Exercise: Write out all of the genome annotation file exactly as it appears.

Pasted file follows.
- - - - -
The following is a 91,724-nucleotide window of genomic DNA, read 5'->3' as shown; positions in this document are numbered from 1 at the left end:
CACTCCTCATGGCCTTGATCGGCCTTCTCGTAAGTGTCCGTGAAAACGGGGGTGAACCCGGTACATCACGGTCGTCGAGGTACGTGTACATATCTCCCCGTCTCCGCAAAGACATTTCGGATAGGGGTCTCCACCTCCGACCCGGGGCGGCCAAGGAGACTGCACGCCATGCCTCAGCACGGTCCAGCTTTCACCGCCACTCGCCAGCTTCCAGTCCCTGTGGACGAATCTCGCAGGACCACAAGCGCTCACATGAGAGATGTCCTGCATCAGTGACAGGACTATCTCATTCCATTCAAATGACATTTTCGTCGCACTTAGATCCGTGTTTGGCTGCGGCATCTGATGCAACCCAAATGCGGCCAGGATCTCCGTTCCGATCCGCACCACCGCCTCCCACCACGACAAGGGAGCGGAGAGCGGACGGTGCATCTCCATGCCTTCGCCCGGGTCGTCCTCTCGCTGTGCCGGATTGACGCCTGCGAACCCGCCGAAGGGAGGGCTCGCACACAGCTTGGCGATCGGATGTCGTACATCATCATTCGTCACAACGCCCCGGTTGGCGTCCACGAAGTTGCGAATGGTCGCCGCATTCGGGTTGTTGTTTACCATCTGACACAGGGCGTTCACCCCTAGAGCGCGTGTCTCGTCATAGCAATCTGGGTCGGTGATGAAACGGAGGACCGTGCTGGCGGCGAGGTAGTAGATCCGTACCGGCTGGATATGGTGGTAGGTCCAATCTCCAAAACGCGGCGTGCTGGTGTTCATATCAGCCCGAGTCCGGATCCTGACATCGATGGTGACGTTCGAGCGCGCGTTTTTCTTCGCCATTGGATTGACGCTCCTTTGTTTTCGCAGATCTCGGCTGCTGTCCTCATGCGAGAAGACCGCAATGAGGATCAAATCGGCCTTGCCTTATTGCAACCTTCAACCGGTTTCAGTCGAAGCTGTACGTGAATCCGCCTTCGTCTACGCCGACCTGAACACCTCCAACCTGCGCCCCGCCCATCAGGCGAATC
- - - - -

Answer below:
The following is a 91,724-nucleotide window of genomic DNA, read 5'->3' as shown; positions in this document are numbered from 1 at the left end:
CACTCCTCATGGCCTTGATCGGCCTTCTCGTAAGTGTCCGTGAAAACGGGGGTGAACCCGGTACATCACGGTCGTCGAGGTACGTGTACATATCTCCCCGTCTCCGCAAAGACATTTCGGATAGGGGTCTCCACCTCCGACCCGGGGCGGCCAAGGAGACTGCACGCCATGCCTCAGCACGGTCCAGCTTTCACCGCCACTCGCCAGCTTCCAGTCCCTGTGGACGAATCTCGCAGGACCACAAGCGCTCACATGAGAGATGTCCTGCATCAGTGACAGGACTATCTCATTCCATTCAAATGACATTTTCGTCGCACTTAGATCCGTGTTTGGCTGCGGCATCTGATGCAACCCAAATGCGGCCAGGATCTCCGTTCCGATCCGCACCACCGCCTCCCACCACGACAAGGGAGCGGAGAGCGGACGGTGCATCTCCATGCCTTCGCCCGGGTCGTCCTCTCGCTGTGCCGGATTGACGCCTGCGAACCCGCCGAAGGGAGGGCTCGCACACAGCTTGGCGATCGGATGTCGTACATCATCATTCGTCACAACGCCCCGGTTGGCGTCCACGAAGTTGCGAATGGTCGCCGCATTCGGGTTGTTGTTTACCATCTGACACAGGGCGTTCACCCCTAGAGCGCGTGTCTCGTCATAGCAATCTGGGTCGGTGATGAAACGGAGGACCGTGCTGGCGGCGAGGTAGTAGATCCGTACCGGCTGGATATGGTGGTAGGTCCAATCTCCAAAACGCGGCGTGCTGGTGTTCATATCAGCCCGAGTCCGGATCCTGACATCGATGGTGACGTTCGAGCGCGCGTTTTTCTTCGCCATTGGATTGACGCTCCTTTGTTTTCGCAGATCTCGGCTGCTGTCCTCATGCGAGAAGACCGCAATGAGGATCAAATCGGCCTTGCCTTATTGCAACCTTCAACCGGTTTCAGTCGAAGCTGTACGTGAATCCGCCTTCGTCTACGCCGACCTGAACACCTCCAACCTGCGCCCCGCCCATCAGGCGAATC